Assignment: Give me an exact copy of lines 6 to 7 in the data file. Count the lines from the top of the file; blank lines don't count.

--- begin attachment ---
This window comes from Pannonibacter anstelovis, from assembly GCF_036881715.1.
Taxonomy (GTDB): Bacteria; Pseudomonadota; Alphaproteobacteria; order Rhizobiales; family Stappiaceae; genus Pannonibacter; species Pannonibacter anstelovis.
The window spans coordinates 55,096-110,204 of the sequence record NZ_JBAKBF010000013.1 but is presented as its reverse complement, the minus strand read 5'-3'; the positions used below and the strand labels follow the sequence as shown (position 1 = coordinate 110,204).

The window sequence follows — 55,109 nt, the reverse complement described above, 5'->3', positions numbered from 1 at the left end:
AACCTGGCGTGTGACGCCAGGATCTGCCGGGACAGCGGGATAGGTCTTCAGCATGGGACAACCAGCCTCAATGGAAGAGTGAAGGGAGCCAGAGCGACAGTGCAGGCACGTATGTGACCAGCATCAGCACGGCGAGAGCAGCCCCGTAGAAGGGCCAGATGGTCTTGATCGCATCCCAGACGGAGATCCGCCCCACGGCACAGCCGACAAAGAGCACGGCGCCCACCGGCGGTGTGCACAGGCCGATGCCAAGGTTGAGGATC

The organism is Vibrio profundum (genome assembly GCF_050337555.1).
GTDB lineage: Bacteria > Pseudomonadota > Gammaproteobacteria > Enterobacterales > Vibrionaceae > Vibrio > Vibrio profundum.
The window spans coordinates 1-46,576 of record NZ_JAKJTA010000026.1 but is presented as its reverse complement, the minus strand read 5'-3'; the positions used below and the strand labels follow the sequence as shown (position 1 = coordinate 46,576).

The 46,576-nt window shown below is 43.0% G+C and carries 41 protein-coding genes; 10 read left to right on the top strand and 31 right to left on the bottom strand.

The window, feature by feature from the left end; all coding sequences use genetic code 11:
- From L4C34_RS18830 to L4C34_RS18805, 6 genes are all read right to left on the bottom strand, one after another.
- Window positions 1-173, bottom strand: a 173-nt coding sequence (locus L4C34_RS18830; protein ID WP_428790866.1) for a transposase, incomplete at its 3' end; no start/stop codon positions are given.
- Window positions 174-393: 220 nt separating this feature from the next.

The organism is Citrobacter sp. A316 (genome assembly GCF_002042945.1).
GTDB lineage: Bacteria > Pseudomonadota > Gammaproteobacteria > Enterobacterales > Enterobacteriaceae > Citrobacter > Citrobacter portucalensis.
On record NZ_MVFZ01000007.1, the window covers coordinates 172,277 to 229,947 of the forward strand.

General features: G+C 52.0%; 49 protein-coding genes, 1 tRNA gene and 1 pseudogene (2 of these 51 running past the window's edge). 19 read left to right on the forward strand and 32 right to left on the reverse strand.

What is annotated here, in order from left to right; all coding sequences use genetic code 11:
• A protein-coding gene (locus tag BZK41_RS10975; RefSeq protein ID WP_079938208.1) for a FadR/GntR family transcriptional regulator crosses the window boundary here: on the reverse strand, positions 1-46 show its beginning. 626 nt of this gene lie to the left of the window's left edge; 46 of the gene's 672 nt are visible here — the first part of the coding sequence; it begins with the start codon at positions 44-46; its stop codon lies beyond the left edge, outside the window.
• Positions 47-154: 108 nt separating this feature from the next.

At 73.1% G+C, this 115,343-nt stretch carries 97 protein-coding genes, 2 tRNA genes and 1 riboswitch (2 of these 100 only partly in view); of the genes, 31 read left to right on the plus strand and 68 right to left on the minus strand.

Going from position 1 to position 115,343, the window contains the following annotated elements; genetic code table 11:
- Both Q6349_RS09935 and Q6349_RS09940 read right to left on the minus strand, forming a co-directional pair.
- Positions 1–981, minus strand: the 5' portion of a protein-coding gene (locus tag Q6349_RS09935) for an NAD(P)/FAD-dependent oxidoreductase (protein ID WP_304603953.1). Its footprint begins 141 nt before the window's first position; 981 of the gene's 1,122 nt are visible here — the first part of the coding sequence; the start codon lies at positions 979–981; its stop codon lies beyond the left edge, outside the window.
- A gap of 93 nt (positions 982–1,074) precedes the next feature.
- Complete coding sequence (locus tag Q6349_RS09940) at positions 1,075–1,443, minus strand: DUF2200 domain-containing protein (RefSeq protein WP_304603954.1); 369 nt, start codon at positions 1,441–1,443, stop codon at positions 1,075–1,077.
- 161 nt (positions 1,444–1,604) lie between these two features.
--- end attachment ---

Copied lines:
The organism is Vibrio profundum (genome assembly GCF_050337555.1).
GTDB lineage: Bacteria > Pseudomonadota > Gammaproteobacteria > Enterobacterales > Vibrionaceae > Vibrio > Vibrio profundum.